Thursday, May 05, 2011

What the British Chief Rabbi was allowed and not allowed to do in 1827.

New HebrewBooks update, more fun stuff. This time there are several Takkanos (regulations) books, such as the following one.

Printed in 1827, the Laws of the Congregation of the Great Synagogue, Duke's Place, London (A. M. 5587), or, תקנות לעדת ישורון דק"ק בהכ"נ הגדולה דוקס פלעהס בלאנדאן, are the revised statutes of this center of Ashkenazic Jewish life in England (or at least it's elite).

This edition (revised from prior ones) is interesting because for the first time it was translated to English (the text is in Hebrew and in English). Contrast it with the 1791 edition, with only a few English words in sight. That text is almost entirely in Yiddish - plus small amounts of Hebrew, with occasional English words, by my count 10. They are:

the casting vote,
Minute Book,
Hearse Driver,
Extract and

The 1827 one has this very interesting one:

I will post all the regulations concerning the rabbi. The one I just showed is #163, for non-Hebraist readers. I will also show the entire regulation concerning the appointment and regulations of the chief rabbi since, after all, the appointment of rabbis is so interesting. If there's one thing everyone can agree on, it's that.

As you can see, #163 (in Hebrew, above) states that the Chief Rabbi is not empowered to enact a cherem against any person without the consent of the Commitee. Interestingly, #161 says that "In case the Chief Rabbi should think to confer the degree of חבר or מורינו on any Member of the Congregation, it is expedient that he obtain the concurrence of the Wardens thereto." That is, the granting of semicha in its greater or lesser form (in case the Chief Rabbi should think to do so) must be approved. Ouch. No wonder the Chief Rabbi of that time preferred to sit and learn all day.

Another regulation concerns the responsibility of the Chief Rabbi to conduct investigations into unspecified bad rumors about potential brides or grooms, and then has the right to decline to perform the marriage; instead he may hand it off to someone else (subject to approval). Read the rest, concerning his other duties, privileges and responsibilities. Indeed, read the entire book. And you thought your shul was a pain in the neck?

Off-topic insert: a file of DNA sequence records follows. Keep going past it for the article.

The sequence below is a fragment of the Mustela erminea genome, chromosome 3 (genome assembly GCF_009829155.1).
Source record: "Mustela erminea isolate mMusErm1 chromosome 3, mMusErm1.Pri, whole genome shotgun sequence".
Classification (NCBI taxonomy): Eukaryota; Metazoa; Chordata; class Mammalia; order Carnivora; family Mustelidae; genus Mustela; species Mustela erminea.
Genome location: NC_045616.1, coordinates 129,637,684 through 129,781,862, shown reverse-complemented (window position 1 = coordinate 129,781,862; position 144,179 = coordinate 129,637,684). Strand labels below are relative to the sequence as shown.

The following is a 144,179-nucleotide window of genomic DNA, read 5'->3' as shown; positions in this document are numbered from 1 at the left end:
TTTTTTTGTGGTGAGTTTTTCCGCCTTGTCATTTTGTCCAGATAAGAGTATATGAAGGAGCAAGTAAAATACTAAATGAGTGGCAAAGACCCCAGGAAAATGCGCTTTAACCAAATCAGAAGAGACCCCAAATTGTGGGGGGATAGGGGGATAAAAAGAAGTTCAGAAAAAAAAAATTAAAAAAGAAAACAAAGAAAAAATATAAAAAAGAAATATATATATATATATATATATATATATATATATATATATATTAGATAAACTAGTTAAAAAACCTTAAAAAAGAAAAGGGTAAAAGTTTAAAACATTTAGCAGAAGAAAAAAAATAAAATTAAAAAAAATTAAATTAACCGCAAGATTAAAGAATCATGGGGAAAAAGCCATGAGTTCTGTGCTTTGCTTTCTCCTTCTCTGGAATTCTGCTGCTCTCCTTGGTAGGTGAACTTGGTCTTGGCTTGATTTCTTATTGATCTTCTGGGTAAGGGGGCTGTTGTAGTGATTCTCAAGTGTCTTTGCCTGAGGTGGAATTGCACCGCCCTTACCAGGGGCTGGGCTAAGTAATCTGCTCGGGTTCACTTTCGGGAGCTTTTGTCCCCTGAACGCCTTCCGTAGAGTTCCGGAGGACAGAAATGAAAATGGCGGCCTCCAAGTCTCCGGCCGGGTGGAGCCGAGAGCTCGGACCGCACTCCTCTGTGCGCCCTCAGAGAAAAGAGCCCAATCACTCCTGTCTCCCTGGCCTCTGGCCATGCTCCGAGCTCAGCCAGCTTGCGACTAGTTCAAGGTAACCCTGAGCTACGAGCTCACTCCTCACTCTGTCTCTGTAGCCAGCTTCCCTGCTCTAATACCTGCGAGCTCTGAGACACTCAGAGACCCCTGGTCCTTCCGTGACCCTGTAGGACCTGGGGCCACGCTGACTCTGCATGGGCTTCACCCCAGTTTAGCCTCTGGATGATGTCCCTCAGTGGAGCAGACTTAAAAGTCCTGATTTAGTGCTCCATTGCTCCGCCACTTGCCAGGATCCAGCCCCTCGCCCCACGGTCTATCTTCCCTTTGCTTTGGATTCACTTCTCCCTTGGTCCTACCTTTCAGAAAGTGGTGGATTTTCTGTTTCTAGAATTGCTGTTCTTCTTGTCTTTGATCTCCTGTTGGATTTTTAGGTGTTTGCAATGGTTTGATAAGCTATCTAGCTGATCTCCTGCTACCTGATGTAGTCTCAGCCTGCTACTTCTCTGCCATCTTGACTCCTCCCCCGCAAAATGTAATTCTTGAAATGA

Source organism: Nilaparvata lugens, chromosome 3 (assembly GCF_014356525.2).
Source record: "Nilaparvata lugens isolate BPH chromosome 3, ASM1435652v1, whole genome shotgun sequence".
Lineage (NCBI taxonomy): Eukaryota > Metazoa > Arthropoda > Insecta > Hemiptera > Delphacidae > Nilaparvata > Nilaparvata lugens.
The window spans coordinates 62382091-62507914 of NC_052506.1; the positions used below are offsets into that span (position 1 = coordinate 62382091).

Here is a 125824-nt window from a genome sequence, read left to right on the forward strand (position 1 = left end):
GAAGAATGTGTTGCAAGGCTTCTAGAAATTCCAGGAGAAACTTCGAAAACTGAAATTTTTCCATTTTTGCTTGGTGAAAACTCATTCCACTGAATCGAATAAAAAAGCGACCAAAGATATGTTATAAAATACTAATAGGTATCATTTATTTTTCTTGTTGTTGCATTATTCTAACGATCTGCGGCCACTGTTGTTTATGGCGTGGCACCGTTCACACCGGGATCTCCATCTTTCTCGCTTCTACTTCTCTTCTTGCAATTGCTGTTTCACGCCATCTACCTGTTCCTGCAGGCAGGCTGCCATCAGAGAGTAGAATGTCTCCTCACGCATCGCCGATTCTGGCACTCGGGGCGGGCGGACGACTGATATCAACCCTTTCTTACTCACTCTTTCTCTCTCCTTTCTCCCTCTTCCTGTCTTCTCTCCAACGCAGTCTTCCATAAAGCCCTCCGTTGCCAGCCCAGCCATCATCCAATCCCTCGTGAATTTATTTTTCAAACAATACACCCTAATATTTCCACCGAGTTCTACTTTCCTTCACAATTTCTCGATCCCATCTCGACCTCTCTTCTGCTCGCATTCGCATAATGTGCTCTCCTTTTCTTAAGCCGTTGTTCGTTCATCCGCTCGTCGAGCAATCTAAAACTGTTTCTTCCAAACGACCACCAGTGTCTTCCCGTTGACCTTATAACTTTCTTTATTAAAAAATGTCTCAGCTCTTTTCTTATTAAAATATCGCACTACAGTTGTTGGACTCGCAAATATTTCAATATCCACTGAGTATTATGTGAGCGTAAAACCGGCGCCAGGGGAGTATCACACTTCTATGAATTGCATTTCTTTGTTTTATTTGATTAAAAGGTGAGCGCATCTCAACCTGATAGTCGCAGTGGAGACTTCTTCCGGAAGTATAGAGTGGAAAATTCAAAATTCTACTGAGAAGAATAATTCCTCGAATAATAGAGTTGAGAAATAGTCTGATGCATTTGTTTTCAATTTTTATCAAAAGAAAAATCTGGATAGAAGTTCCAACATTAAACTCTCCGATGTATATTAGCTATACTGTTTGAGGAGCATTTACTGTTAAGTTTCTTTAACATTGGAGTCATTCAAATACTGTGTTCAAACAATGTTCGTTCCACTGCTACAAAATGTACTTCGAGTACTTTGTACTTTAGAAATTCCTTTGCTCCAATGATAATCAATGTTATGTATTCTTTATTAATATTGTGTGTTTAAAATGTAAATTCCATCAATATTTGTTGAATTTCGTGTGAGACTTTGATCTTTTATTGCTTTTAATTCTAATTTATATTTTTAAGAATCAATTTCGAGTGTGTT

and the titles:


  1. Although the English version (item 163) speaks of denouncing herem against "any person," the Hebrew uses the term "yehidei ha-kehillah." At least in Sephardic usage, the "yehidim" were not just any people, but members of the congregation. Some interesting rules about yehidim may be found in the Ascamot of the Spanish and Portuguese synagogue of London (1872):

  2. Doesn't mean that here since members of the Congregation were called "baalebatim", these were Ashkenazim (Minhag Poilin), and presumably English was their first language and thus that version would be more accurate.

  3. It is interesting that when talking about the days on which the chief gives a drasha, the takanot refer to Shabbat Teshuva. Which name, this or Shabbat Shuva is the original?

    I had always learnt that it was Shabbat Shuva, named after the first word of the haftara (a la Shabbat Chazon and Nachamu), but obviously Shabbat Teshuva would make sense and it is easy to see how the taf at the beginning of teshuva could come to merge with that at the end of shabbat (although I suppose my theory wouldn't work for Ashkenazi pronunciation.)

  4. They are both attested to in the sources, not surprisingly. Actually, searching for the term on Google Books, prior to 1800, I found slightly more results for "teshuva" rather than "shuva." Furthermore, 1827 is sufficiently late that in my opinion "teshuva" should not be surprisingly, regardless of which is earlier in time.

    In my opinion teshuva would seem to have priority in time, since it is the shabbos of aseres yemei teshuva, and the name works even with the haftarah. I looked in Sperber's Minhage Yisrael to see if he mentions it, but I didn't find it.



Related Posts with Thumbnails